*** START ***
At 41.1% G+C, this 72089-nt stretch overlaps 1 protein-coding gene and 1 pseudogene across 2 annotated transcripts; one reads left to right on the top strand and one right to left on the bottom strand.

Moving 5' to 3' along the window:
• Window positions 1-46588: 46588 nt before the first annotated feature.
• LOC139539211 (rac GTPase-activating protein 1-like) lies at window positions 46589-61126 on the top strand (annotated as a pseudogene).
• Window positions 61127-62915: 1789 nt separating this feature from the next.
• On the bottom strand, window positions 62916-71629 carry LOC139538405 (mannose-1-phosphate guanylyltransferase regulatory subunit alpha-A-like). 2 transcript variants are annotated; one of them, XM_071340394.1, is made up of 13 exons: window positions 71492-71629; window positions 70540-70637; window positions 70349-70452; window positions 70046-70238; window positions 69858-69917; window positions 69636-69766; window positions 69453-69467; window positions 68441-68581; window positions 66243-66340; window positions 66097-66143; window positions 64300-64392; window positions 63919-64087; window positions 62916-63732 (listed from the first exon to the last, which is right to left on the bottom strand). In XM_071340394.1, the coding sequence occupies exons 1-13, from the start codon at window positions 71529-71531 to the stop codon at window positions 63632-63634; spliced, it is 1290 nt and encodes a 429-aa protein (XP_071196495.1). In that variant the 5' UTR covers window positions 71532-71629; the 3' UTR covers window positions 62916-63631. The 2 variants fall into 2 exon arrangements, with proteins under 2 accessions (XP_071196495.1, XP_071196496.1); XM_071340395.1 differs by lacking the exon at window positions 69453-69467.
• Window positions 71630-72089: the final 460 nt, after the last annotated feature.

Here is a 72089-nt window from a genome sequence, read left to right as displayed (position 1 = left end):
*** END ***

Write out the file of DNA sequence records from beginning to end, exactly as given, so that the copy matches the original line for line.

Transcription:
At 41.1% G+C, this 72089-nt stretch overlaps 1 protein-coding gene and 1 pseudogene across 2 annotated transcripts; one reads left to right on the top strand and one right to left on the bottom strand.

Moving 5' to 3' along the window:
• Window positions 1-46588: 46588 nt before the first annotated feature.
• LOC139539211 (rac GTPase-activating protein 1-like) lies at window positions 46589-61126 on the top strand (annotated as a pseudogene).
• Window positions 61127-62915: 1789 nt separating this feature from the next.
• On the bottom strand, window positions 62916-71629 carry LOC139538405 (mannose-1-phosphate guanylyltransferase regulatory subunit alpha-A-like). 2 transcript variants are annotated; one of them, XM_071340394.1, is made up of 13 exons: window positions 71492-71629; window positions 70540-70637; window positions 70349-70452; window positions 70046-70238; window positions 69858-69917; window positions 69636-69766; window positions 69453-69467; window positions 68441-68581; window positions 66243-66340; window positions 66097-66143; window positions 64300-64392; window positions 63919-64087; window positions 62916-63732 (listed from the first exon to the last, which is right to left on the bottom strand). In XM_071340394.1, the coding sequence occupies exons 1-13, from the start codon at window positions 71529-71531 to the stop codon at window positions 63632-63634; spliced, it is 1290 nt and encodes a 429-aa protein (XP_071196495.1). In that variant the 5' UTR covers window positions 71532-71629; the 3' UTR covers window positions 62916-63631. The 2 variants fall into 2 exon arrangements, with proteins under 2 accessions (XP_071196495.1, XP_071196496.1); XM_071340395.1 differs by lacking the exon at window positions 69453-69467.
• Window positions 71630-72089: the final 460 nt, after the last annotated feature.

Here is a 72089-nt window from a genome sequence, read left to right as displayed (position 1 = left end):